I'm trying to write a URL pattern matching utility that, given a pattern and a URL it'll tell whether the URL matches the pattern or not. I want to use this for users to provide a list of URL patterns that will be use to block requests to URLs that match the given pattern. I don't want to use straight Regex because it'd be painful for the user to write, especially since all dots would need to be escaped.

I found this set of pattern matching rules which seem simple yet powerful enough for what I need. So I want to write a class that matches the specs given on that page. In the class below I attempt to do this, although I leave the "file" scheme out since I won't be needing it. Also, I'm letting the user provide no path, in which case I'll consider it equivalent to providing an empty path. Finally, I'm letting the user use extra asterisks on the host, which would be treated as literal asterisks, which I don't think should be much of a problem. I've tested it with the cases listed on the page and a few others and worked fine, but I wonder if there's some edge cases I'm not considering that break Google specifications.

public class UrlPattern
    public readonly Regex SchemeMatch;
    public readonly Regex HostMatch;
    public readonly Regex PathMatch;

    public UrlPattern(string pattern)
        if (string.IsNullOrWhiteSpace(pattern))
            throw new ArgumentException("Pattern cannot be null or whitespace.");

        pattern = pattern.Trim();

        var index = pattern.IndexOf("://");

        if (index < 0)
            throw new ArgumentException("Pattern must have a scheme-host separator.");

        var scheme = pattern.Substring(0, index);
        var hostAndPath = pattern.Substring(index + 3);

        index = hostAndPath.IndexOf("/");

        if (index < 0)
            hostAndPath = $"{hostAndPath}/";
            index = hostAndPath.IndexOf("/");

        var host = hostAndPath.Substring(0, index);
        var path = hostAndPath.Substring(index);

        var schemePattern = MakeSchemePattern(scheme);
        var hostPattern = MakeHostPattern(host);
        var pathPattern = MakePathPattern(path);

        SchemeMatch = new Regex(schemePattern, RegexOptions.Compiled | RegexOptions.CultureInvariant | RegexOptions.IgnoreCase);
        HostMatch = new Regex(hostPattern, RegexOptions.Compiled | RegexOptions.CultureInvariant | RegexOptions.IgnoreCase);
        PathMatch = new Regex(pathPattern, RegexOptions.Compiled | RegexOptions.CultureInvariant | RegexOptions.IgnoreCase);

    private static string MakePathPattern(string path)
        return $"^{Regex.Escape(path).Replace("\\*", ".*")}$";

    private static string MakeHostPattern(string host)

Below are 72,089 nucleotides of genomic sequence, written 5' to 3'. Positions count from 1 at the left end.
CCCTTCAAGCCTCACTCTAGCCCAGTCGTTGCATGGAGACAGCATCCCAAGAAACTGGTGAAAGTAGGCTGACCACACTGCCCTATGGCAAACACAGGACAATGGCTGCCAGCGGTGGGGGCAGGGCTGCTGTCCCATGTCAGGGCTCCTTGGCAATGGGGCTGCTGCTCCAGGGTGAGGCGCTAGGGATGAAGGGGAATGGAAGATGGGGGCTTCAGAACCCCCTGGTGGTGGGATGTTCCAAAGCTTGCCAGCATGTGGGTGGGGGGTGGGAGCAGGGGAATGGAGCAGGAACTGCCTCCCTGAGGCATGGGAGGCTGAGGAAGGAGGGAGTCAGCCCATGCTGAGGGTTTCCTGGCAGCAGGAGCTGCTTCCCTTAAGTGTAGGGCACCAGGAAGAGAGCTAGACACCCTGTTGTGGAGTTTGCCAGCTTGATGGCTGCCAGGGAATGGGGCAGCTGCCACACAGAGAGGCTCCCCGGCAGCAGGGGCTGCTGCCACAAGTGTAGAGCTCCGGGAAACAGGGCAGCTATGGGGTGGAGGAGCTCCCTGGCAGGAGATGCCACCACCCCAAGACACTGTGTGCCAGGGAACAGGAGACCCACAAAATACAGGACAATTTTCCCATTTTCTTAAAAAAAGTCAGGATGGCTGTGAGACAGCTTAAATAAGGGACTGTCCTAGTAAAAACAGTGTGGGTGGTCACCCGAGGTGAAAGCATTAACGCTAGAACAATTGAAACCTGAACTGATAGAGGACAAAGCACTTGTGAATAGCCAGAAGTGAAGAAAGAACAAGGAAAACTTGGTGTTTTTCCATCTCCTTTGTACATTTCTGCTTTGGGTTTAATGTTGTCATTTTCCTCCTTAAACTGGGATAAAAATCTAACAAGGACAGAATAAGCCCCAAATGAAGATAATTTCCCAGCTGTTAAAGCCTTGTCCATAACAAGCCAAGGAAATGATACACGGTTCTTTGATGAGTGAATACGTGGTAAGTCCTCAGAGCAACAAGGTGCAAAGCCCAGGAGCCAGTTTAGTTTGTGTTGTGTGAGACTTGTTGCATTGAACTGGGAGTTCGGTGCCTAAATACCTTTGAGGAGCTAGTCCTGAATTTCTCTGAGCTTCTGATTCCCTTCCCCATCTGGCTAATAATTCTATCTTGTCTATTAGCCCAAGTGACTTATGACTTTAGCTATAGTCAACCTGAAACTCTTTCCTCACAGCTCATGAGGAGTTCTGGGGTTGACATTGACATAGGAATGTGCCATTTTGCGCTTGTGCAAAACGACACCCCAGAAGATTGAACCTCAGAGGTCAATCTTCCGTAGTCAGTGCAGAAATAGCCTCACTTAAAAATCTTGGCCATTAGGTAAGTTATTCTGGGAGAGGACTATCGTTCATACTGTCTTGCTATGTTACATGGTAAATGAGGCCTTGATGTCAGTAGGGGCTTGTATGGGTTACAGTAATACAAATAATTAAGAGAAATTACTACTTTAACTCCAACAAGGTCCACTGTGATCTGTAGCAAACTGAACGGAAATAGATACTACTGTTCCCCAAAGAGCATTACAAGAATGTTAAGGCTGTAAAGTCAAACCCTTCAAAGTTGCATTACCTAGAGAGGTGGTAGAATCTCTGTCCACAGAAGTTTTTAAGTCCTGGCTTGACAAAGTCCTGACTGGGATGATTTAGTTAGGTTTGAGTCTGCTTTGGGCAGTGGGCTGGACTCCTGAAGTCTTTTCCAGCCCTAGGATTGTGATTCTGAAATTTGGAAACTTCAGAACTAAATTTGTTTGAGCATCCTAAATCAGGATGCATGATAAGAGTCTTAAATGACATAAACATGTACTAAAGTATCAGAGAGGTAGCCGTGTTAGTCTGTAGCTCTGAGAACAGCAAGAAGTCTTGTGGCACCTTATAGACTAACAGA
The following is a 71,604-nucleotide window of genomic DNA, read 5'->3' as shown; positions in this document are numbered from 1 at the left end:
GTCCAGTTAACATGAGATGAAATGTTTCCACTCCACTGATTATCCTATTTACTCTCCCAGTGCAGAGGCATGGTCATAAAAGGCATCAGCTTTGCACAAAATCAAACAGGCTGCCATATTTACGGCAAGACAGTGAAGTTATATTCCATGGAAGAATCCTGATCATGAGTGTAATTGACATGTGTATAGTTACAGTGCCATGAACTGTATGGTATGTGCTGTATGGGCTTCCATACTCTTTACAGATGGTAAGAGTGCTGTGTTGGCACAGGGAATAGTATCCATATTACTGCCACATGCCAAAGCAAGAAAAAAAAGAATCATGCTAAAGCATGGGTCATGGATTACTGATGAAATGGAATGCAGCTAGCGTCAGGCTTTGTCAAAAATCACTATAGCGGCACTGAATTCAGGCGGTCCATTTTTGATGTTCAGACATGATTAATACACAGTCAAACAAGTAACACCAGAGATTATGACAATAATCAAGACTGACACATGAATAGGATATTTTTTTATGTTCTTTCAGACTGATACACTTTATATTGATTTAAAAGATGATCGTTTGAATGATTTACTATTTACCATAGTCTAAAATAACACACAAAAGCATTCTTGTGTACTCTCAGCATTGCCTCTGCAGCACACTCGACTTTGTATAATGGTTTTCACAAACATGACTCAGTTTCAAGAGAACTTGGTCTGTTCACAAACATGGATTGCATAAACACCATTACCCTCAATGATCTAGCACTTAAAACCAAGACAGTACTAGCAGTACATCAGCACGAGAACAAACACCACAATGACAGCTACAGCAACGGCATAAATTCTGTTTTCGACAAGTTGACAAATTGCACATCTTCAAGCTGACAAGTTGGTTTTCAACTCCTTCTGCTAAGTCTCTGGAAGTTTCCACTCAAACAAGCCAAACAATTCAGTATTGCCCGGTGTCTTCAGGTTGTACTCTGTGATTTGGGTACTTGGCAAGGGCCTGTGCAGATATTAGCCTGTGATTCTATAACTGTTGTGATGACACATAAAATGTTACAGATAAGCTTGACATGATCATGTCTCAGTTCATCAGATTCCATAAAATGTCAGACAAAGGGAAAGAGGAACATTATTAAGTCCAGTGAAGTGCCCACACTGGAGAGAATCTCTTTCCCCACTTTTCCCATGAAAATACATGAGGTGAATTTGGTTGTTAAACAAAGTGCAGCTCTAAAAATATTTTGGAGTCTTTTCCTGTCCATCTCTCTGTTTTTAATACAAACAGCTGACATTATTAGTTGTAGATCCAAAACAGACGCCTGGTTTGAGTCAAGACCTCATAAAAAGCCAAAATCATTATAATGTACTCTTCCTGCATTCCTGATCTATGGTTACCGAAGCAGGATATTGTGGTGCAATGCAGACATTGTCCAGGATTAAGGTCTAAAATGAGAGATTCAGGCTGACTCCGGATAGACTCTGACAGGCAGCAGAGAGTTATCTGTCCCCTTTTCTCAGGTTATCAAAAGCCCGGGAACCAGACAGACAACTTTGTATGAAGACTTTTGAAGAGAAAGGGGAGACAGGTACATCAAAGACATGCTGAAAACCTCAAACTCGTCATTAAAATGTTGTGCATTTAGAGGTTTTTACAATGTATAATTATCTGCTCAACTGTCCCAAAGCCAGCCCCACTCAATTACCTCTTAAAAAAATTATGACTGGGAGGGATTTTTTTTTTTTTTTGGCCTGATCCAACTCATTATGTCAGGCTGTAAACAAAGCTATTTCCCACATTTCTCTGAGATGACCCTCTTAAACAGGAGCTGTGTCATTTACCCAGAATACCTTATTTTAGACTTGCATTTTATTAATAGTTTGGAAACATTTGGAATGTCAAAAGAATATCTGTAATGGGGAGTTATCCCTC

if (host == "*")
            return ".+";

        if (host.StartsWith("*."))
            return $"^(.+\\.)?{Regex.Escape(host.Substring(2))}$";

        return $"^{Regex.Escape(host)}$";

    private static string MakeSchemePattern(string scheme)
        switch (scheme)
            case "*":
                return "^https?$";
            case "http":
                return "^http$";
            case "https":
                return "^https$";
            case "ftp":
                return "^ftp$";
                throw new ArgumentException("Invalid scheme pattern.");

    public bool IsMatch(Uri uri)
        if (!SchemeMatch.IsMatch(uri.Scheme))
            return false;

        if (!HostMatch.IsMatch(uri.Host))
            return false;

        if (!PathMatch.IsMatch(uri.PathAndQuery))
            return false;

        return true;

    public bool IsMatch(string url)
        return IsMatch(new Uri(url));

1 Answer 1


General considerations

You are writing a "denylist". There's some clean and simple denylist rules that can help rule out a lot of things already. One of these rules is denying URLs based on their scheme alone.

A few examples for schemes that you may not have considered:
steam://, file://, sftp://, chrome://, about://

Most of these are URLs you most likely want to block. In that case "inverted matching" behaviour is really useful.

Furthermore denylists usually tend to be used for "overblocking out of caution". I'm not sure how that's for your exact use-case, but if you want that to happen, making your patterns as general as possible is a great idea :)

URI vs. URL:
Something to additionally keep in mind here: URI stands for "Uniform Resource Identifier" and URL for "Uniform Resource Locator". Your code specifically exposes a Uri, not a Url overload for matching. This implies that one should be able to blacklist things like the following URIs:

[email protected]:username/repository.git
mailto:[email protected]

If your class is only intended to deal with URLs, you should only expose an overload for Url :)

Personal preferences

I personally very much prefer to use factory methods over constructors to validate arguments. YMMV, but I expect constructors to not throw exceptions.

I also prefer to add braces wherever they delimit a block. I can understand the omission for the argument checking though.

Implementation considerations

I like that you're using a lot of intermediate variables. Some minor naming nitpicks could be had there, but I think this code will get the most benefit from using tuples:

var (scheme, hostAndPath) = SplitSchemeHost(pattern);
var (host, path) = SplitHostPath(hostAndPath);

This allows you to push the index matching behaviour into these methods and keep it out of the constructor. (Minor nitpick: 3 is a magic number in the hostAndPath creation)

Aside from that this code is very clean already. I'd maybe not create the patterns within the interpolated strings, but given the simplicity here it seems appropriate to do so.


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